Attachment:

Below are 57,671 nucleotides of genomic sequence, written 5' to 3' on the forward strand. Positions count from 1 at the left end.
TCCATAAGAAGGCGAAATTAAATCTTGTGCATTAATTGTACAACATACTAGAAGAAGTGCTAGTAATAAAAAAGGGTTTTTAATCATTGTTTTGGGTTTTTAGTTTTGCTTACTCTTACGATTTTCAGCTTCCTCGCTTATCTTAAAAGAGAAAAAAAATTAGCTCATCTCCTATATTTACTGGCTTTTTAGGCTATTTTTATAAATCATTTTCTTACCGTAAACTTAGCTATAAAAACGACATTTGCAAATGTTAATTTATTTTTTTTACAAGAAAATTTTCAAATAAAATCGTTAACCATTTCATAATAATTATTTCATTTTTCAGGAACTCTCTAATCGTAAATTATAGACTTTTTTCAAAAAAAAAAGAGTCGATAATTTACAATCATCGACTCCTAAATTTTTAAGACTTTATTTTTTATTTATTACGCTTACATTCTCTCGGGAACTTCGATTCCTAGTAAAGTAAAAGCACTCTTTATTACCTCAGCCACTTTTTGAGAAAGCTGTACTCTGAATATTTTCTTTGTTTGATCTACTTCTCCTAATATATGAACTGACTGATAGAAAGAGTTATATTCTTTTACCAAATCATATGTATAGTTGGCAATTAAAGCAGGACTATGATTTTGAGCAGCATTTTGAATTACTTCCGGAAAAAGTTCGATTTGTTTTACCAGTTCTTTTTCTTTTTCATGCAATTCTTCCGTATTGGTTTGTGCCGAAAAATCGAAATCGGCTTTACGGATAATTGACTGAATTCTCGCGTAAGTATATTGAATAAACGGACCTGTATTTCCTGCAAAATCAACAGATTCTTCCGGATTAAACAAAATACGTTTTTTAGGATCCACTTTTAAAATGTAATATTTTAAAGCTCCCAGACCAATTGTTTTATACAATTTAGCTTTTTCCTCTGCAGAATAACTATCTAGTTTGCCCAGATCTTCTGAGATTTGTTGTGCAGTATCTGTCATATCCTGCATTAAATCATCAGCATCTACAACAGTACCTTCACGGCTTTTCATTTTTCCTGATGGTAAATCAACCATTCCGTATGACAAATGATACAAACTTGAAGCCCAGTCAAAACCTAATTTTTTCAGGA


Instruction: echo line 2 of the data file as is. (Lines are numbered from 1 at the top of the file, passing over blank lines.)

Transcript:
TCCATAAGAAGGCGAAATTAAATCTTGTGCATTAATTGTACAACATACTAGAAGAAGTGCTAGTAATAAAAAAGGGTTTTTAATCATTGTTTTGGGTTTTTAGTTTTGCTTACTCTTACGATTTTCAGCTTCCTCGCTTATCTTAAAAGAGAAAAAAAATTAGCTCATCTCCTATATTTACTGGCTTTTTAGGCTATTTTTATAAATCATTTTCTTACCGTAAACTTAGCTATAAAAACGACATTTGCAAATGTTAATTTATTTTTTTTACAAGAAAATTTTCAAATAAAATCGTTAACCATTTCATAATAATTATTTCATTTTTCAGGAACTCTCTAATCGTAAATTATAGACTTTTTTCAAAAAAAAAAGAGTCGATAATTTACAATCATCGACTCCTAAATTTTTAAGACTTTATTTTTTATTTATTACGCTTACATTCTCTCGGGAACTTCGATTCCTAGTAAAGTAAAAGCACTCTTTATTACCTCAGCCACTTTTTGAGAAAGCTGTACTCTGAATATTTTCTTTGTTTGATCTACTTCTCCTAATATATGAACTGACTGATAGAAAGAGTTATATTCTTTTACCAAATCATATGTATAGTTGGCAATTAAAGCAGGACTATGATTTTGAGCAGCATTTTGAATTACTTCCGGAAAAAGTTCGATTTGTTTTACCAGTTCTTTTTCTTTTTCATGCAATTCTTCCGTATTGGTTTGTGCCGAAAAATCGAAATCGGCTTTACGGATAATTGACTGAATTCTCGCGTAAGTATATTGAATAAACGGACCTGTATTTCCTGCAAAATCAACAGATTCTTCCGGATTAAACAAAATACGTTTTTTAGGATCCACTTTTAAAATGTAATATTTTAAAGCTCCCAGACCAATTGTTTTATACAATTTAGCTTTTTCCTCTGCAGAATAACTATCTAGTTTGCCCAGATCTTCTGAGATTTGTTGTGCAGTATCTGTCATATCCTGCATTAAATCATCAGCATCTACAACAGTACCTTCACGGCTTTTCATTTTTCCTGATGGTAAATCAACCATTCCGTATGACAAATGATACAAACTTGAAGCCCAGTCAAAACCTAATTTTTTCAGGA